SIA-backed Vistara considers adding to Boeing fleet in India

A 787 Dreamliner operated by Singapore Airlines. Vistara, SIA's Indian joint venture, is considering ordering more 787 Dreamliner jets - whose sticker prices start at about US$250 million (S$337 million) each - from Boeing to add flights to destinati
A 787 Dreamliner operated by Singapore Airlines. Vistara, SIA's Indian joint venture, is considering ordering more 787 Dreamliner jets - whose sticker prices start at about US$250 million (S$337 million) each - from Boeing to add flights to destinations as far away as the US, people familiar with the matter said. PHOTO: LIANHE ZAOBAO

NEW DELHI • Singapore Airlines (SIA) is preparing to add planes in India to take on Emirates in one of the world's fastest-growing aviation markets.

Vistara, SIA's Indian joint venture, is considering ordering more 787 Dreamliner jets - whose sticker prices start at about US$250 million (S$337 million) each - from Boeing to add flights to destinations as far away as the US, people familiar with the matter said. The carrier may also buy more A320neo-family planes from Airbus, including the longest-range A321XLR model.

For Vistara, which counts top Indian conglomerate Tata Group as its majority shareholder, the move would be part of plans to loosen the grip Emirates and Etihad Airways have on the lucrative market of flying passengers between India and Europe or the US. SIA has reason to look to India as it faces intensifying rivalry from budget carriers in its home market of South-east Asia.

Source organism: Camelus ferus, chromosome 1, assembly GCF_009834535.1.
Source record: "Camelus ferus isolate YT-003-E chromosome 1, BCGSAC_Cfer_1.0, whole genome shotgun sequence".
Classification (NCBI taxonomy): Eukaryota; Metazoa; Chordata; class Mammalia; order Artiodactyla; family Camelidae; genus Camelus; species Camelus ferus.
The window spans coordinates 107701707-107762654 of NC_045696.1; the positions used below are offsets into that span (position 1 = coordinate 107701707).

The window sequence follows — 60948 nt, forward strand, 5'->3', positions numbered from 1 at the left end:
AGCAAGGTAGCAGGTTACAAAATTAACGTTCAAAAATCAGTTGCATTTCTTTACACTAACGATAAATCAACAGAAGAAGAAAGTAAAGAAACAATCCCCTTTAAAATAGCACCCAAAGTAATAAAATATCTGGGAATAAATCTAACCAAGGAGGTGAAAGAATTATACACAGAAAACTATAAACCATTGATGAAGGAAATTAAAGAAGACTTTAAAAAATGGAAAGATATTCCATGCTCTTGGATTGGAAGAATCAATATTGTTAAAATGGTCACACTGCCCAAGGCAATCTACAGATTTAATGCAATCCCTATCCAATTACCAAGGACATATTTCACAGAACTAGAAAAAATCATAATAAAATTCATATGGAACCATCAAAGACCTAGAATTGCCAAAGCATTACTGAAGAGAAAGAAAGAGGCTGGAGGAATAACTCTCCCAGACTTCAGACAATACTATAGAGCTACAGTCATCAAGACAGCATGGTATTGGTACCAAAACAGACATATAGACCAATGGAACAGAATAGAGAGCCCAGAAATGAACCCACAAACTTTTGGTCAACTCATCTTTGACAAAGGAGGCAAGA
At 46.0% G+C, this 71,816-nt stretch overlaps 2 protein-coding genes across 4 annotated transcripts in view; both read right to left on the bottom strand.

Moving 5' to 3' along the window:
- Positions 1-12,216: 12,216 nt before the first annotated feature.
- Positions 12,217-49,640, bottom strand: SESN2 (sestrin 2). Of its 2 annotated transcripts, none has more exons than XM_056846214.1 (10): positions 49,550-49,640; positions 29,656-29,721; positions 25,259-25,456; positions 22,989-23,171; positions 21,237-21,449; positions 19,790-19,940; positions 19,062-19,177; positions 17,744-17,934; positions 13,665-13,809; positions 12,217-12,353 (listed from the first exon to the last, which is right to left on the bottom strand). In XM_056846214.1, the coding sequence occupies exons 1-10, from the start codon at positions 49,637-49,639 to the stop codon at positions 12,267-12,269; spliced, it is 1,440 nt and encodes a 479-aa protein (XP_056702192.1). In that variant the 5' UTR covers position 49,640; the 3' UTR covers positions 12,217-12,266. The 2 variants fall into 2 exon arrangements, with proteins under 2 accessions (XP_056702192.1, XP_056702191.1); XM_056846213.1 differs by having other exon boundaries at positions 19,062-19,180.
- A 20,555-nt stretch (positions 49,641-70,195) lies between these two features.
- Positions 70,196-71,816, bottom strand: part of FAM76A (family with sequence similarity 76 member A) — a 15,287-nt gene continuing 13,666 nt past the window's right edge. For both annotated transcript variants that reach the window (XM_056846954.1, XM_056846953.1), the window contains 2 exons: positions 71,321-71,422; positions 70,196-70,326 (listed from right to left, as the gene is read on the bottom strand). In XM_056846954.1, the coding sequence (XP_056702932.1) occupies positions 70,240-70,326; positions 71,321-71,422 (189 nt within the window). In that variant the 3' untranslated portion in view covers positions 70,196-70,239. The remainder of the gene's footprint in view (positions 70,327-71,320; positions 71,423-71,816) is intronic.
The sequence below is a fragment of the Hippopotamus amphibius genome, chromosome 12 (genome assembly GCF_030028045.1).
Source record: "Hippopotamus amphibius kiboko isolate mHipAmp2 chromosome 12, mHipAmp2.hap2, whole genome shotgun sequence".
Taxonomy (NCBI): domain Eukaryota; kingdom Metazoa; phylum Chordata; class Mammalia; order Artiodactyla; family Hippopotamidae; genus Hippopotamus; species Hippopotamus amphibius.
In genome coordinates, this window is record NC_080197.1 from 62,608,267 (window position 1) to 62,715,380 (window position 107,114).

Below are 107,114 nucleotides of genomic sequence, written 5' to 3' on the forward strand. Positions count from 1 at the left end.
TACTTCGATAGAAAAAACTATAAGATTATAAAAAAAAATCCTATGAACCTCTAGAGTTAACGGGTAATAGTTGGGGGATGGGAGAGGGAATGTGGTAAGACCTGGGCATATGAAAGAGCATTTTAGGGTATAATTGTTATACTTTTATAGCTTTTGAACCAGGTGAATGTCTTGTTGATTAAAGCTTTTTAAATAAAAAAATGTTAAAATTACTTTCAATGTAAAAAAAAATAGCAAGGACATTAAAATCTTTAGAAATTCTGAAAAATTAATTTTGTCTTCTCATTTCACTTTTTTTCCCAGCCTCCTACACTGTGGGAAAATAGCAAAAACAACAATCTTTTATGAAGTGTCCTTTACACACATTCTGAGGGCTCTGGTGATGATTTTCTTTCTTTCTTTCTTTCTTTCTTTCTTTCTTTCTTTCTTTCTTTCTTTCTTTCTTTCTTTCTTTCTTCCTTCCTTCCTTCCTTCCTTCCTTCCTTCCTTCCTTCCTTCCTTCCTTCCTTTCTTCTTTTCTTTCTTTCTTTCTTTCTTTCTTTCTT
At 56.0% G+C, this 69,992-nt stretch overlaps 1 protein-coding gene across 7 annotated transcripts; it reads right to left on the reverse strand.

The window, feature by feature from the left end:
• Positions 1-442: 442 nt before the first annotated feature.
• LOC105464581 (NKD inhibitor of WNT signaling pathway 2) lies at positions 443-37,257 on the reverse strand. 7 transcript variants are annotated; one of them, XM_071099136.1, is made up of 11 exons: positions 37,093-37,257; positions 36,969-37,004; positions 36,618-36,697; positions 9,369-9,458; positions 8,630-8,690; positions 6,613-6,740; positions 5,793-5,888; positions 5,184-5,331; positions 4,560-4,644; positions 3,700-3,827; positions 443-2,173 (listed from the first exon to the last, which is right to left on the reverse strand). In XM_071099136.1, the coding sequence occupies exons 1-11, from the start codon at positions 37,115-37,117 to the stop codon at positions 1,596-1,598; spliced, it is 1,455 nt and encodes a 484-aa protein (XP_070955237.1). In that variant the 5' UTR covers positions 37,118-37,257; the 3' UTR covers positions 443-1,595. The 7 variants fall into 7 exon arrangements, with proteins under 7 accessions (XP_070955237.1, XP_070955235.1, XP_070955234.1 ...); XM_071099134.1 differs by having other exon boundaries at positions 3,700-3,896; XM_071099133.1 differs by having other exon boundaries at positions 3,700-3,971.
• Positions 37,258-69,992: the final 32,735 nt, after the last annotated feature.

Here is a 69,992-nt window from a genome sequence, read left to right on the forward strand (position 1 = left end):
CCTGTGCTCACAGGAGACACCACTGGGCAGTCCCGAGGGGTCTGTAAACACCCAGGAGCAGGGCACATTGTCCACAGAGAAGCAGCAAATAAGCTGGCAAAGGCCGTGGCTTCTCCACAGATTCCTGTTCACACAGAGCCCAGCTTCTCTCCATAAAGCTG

As part of its expansion, Vistara may buy some of Heathrow Airport's prized slots - which can cost up to US$70 million each for about two decades - and that may determine the scale of the carrier's plane orders, one of the people said.

While India's aviation market is growing fast, it is notoriously hard to make money there as fares often sell below cost. Jet Airways India, once the country's largest airline by market value, has been grounded after it ran out of money and the government has been struggling to find a buyer for unprofitable Air India.

Still, global routes have been among the few profitable flights out of India, with Emirates and Etihad leading the way for foreign carriers by accounting for about a fifth of total passenger traffic.

Vistara flies only narrow-bodied planes but it has ordered its first widebodies - six Dreamliners that are due for delivery by next year. But those jets are not suitable for flights to North America because they do not have space for crew to rest during 16-hour flights, one of the people said. That would mean the carrier having to make costly changes to existing orders or buying new planes with the right configuration in order to fly to the US.

Vistara, 49 per cent-owned by SIA and 51 per cent by Tata, started flying in 2015. India does not let foreign airlines fly between local airports, unless they partner with a local firm to start a domestic airline.

The carrier operates more than 1,400 weekly flights with 39 Airbus and Boeing jets, and has a local market share of 5.8 per cent, the smallest among six major players. Tata Sons, the holding company of India's biggest conglomerate, set up Vistara with SIA after an earlier attempt by the two partners in the mid-1990s failed.

BLOOMBERG

A version of this article appeared in the print edition of The Straits Times on January 24, 2020, with the headline 'SIA-backed Vistara considers adding to Boeing fleet in India'. Print Edition | Subscribe